Hurricane Idalia's potential landfall zone includes historic Florida gem

Hurricane Idalia is nearing landfall along Florida's Gulf Coast – and the state's second-oldest lighthouse might be in the storm's path. 

The National Hurricane Center said its confidence is increasing that Hurricane Idalia will make landfall near Apalachee Bay on Wednesday morning, an area along the Gulf Coast that's 30 miles south of Tallahassee. In this region is the St. Marks Lighthouse, which was built in 1831 to help boats navigate the Apalachee Bay and St. Marks River as the area thrived as a new port town. 

The Second Seminole Indian War broke out in 1835, but the lighthouse was not attacked. Erosion, however, was the main threat to the landmark at the time. It was torn down and moved more inland after erosion threatened it in the early 1840s, according to the U.S. Fish and Wildlife Service. At its new site, it survived destructive hurricanes in the 1840s and 1850s, including the hurricane in September 1843, which destroyed most of Port Leon.

The tower was also threatened in the 1860s during the Civil War. The tower was repaired, however, and also heightened to its current height of 82 feet above sea level.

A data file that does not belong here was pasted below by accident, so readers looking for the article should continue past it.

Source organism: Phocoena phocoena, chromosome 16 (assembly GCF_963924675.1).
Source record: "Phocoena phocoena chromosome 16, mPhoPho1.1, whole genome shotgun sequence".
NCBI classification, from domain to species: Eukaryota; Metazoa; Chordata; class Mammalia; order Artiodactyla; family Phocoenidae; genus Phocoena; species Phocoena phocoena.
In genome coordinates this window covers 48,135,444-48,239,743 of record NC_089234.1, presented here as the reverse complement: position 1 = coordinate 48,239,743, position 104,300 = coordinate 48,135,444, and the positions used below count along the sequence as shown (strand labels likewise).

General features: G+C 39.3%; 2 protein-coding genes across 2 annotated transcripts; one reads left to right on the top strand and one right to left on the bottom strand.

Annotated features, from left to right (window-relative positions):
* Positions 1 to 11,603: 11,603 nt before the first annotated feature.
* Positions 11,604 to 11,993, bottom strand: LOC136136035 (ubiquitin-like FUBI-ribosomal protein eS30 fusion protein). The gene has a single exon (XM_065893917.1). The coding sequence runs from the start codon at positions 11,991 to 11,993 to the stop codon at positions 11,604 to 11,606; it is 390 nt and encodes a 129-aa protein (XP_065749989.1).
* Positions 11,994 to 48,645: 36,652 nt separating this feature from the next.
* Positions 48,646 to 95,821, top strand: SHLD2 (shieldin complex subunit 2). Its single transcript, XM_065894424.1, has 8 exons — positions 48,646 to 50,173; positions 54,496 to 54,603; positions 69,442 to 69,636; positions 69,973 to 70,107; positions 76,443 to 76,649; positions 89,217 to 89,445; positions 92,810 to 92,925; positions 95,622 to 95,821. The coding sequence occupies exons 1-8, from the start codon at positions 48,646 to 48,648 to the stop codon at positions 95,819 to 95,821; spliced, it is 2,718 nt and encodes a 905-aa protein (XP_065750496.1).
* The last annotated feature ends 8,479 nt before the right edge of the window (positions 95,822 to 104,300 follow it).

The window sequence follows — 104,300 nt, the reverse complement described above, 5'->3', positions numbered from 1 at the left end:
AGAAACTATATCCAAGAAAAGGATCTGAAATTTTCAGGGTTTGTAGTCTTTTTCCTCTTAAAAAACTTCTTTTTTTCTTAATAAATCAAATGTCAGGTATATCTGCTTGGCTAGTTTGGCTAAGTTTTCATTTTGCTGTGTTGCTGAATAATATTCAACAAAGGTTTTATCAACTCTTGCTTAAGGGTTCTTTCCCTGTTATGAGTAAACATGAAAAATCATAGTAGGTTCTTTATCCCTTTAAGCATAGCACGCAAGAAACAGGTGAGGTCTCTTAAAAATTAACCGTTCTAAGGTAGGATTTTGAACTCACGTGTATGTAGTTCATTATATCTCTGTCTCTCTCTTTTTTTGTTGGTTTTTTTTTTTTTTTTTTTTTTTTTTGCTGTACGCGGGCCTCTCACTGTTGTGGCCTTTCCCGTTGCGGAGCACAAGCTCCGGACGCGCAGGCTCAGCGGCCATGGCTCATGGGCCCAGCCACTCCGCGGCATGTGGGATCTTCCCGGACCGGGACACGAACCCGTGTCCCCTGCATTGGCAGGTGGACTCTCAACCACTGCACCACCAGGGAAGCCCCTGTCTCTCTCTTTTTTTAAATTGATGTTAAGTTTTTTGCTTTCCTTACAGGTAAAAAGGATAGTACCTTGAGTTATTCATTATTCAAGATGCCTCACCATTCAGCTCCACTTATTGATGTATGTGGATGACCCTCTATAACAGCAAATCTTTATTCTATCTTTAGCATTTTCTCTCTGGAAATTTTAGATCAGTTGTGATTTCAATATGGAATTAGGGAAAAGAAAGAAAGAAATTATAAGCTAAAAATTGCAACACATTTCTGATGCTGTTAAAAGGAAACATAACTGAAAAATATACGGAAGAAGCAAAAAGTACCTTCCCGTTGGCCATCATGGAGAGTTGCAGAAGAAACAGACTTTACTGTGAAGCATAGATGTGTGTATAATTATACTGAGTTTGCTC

In the late 1890s and early 1900s, the area surrounding St. Marks Lighthouse was incorporated into the St. Marks National Wildlife Refuge, which encompasses 83,000 acres of wintering habitat for migratory birds, according to USFWS. The U.S. Coast Guard assumed responsibility for the lighthouse in 1939. 


The lighthouse was then automated in 1960 and remained as an active aid for boats and ships on Apalachee Bay. Its ownership was transferred from the U.S. Coast Guard to USFWS. 

The tower underwent a major renovation in 2017 and 2018. 

According to the St. Marks and St. Vincent National Wildlife Refuges, the refuge gate on Lighthouse Road will be closed Tuesday, along with the visitor center. 

Click here to learn more about the St. Marks Lighthouse.